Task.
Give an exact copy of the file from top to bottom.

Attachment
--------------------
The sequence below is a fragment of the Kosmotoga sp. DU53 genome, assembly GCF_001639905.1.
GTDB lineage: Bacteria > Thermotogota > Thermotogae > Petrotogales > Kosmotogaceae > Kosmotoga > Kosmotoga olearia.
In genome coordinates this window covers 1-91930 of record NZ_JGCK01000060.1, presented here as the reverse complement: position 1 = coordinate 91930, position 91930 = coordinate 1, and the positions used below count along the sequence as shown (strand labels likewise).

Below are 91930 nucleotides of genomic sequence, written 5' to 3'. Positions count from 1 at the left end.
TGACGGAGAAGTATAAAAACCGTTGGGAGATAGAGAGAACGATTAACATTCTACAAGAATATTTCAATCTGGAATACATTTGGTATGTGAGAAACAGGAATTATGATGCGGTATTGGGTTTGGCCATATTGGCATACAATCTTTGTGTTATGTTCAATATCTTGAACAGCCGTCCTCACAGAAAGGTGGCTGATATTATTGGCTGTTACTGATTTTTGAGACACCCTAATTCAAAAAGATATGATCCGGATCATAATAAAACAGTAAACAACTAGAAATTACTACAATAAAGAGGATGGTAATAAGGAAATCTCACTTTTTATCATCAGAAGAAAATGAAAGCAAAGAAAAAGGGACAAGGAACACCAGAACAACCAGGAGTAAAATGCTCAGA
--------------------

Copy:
The sequence below is a fragment of the Kosmotoga sp. DU53 genome, assembly GCF_001639905.1.
GTDB lineage: Bacteria > Thermotogota > Thermotogae > Petrotogales > Kosmotogaceae > Kosmotoga > Kosmotoga olearia.
In genome coordinates this window covers 1-91930 of record NZ_JGCK01000060.1, presented here as the reverse complement: position 1 = coordinate 91930, position 91930 = coordinate 1, and the positions used below count along the sequence as shown (strand labels likewise).

Below are 91930 nucleotides of genomic sequence, written 5' to 3'. Positions count from 1 at the left end.
TGACGGAGAAGTATAAAAACCGTTGGGAGATAGAGAGAACGATTAACATTCTACAAGAATATTTCAATCTGGAATACATTTGGTATGTGAGAAACAGGAATTATGATGCGGTATTGGGTTTGGCCATATTGGCATACAATCTTTGTGTTATGTTCAATATCTTGAACAGCCGTCCTCACAGAAAGGTGGCTGATATTATTGGCTGTTACTGATTTTTGAGACACCCTAATTCAAAAAGATATGATCCGGATCATAATAAAACAGTAAACAACTAGAAATTACTACAATAAAGAGGATGGTAATAAGGAAATCTCACTTTTTATCATCAGAAGAAAATGAAAGCAAAGAAAAAGGGACAAGGAACACCAGAACAACCAGGAGTAAAATGCTCAGA